En nuestro estudio, el SPI urémico presentó una prevalencia considerable. Rotigotina mejoró la sintomatología clínica, la calidad de vida y la higiene de sueño en los pacientes con SPI en HD, por lo que resulta ser un fármaco seguro, con mínimos efectos adversos y con cumplimento terapéutico completo. No obstante, serían necesarios futuros estudios para confirmar el beneficio de rotigotina en la población en HD con SPI.

Palabras clave:
Síndrome de piernas inquietas
Full Text

Restless legs syndrome (RLS) is an entity characterized by an uncontrollable impulse to move limbs, especially lower limbs, accompanied by discomfort or unpleasant sensations in these extremities (such as itching, tingling, pain, stretching, etc.). This occurs after a period of rest and are improved or disappear with movement.1,2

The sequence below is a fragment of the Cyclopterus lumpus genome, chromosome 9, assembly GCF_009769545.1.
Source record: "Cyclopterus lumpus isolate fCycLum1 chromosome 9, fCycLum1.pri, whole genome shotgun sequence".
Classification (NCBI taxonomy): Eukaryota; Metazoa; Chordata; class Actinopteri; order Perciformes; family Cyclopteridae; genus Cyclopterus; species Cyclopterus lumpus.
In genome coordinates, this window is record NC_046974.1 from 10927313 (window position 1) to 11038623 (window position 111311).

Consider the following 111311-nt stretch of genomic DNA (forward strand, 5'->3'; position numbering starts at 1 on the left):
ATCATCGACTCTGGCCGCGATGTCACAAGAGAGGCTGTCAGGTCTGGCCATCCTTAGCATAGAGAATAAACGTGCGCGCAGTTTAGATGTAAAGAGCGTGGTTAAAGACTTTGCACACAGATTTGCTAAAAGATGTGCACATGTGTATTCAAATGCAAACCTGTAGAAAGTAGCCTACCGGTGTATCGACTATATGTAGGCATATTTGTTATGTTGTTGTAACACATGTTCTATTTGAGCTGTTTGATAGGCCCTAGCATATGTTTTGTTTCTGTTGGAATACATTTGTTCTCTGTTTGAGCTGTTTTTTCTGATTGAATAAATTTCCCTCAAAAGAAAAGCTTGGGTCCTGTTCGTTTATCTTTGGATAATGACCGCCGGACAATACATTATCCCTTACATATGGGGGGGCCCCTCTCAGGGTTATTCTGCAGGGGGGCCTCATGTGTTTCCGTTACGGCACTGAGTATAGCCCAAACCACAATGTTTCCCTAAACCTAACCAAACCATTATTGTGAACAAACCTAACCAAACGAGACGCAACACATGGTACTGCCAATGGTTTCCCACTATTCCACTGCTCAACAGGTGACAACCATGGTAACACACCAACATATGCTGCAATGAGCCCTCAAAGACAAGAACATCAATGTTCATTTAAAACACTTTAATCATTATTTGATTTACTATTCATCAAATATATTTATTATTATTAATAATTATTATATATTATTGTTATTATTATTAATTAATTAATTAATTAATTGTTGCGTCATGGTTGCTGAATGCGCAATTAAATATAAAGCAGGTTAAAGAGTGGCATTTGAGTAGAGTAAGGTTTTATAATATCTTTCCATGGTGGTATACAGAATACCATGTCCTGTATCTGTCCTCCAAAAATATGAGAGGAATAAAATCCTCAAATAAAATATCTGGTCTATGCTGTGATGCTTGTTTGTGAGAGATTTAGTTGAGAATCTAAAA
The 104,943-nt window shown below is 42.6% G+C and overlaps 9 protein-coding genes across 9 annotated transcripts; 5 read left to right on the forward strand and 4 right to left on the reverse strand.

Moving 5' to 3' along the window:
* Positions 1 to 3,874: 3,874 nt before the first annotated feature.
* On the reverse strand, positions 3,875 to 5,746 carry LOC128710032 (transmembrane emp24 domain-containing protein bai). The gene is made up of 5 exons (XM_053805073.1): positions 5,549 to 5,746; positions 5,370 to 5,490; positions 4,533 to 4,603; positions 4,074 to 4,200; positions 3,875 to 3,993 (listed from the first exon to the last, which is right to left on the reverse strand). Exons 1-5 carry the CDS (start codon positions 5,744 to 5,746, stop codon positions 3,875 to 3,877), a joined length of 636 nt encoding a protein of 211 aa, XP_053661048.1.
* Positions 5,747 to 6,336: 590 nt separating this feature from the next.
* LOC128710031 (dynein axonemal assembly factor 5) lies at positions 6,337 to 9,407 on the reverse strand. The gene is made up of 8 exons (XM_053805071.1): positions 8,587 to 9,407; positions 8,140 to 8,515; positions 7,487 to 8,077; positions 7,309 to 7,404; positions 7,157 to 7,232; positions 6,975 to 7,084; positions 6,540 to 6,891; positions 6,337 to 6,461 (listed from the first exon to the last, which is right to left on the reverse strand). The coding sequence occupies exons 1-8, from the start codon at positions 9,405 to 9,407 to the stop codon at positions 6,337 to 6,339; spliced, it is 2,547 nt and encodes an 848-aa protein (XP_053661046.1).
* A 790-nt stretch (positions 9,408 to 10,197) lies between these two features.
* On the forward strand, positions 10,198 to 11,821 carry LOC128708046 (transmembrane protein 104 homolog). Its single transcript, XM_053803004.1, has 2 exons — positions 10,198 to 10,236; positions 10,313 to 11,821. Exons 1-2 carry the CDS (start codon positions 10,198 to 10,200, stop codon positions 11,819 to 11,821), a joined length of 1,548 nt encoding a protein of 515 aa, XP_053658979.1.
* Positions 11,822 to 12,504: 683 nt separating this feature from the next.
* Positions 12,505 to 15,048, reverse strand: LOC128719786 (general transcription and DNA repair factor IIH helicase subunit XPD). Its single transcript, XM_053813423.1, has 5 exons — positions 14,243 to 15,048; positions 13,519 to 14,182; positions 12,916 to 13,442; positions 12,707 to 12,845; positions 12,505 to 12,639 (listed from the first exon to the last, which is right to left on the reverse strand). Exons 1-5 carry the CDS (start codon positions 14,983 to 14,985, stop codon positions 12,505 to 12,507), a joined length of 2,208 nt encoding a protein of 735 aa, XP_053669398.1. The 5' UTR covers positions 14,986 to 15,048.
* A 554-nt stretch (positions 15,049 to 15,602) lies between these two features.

The diagnosis is based on the symptoms observed and the prevalence in the general population is between 5 and 10%; it is more frequent in women and in advanced ages.3,4 Patients with RLS have an impairement in the quality of life, with clinical manifestations of depression or anxiety, as well as a deterioration of sleep habits with daytime sleepiness and fatigue. Some studies even point out a direct relationship between RLS and an increase in mortality.5–7

The alterations of hypothalamic dopaminergic cells in response to elevated levels of some neurotransmitters, the reduction of inhibition at the level of the motor cortex, the hyperreactivity of the spinal flexor reflex or alterations of brain stem reflexes have been some of the diverse and complex neurological mechanisms involved in the pathophysiology of this syndrome.8–10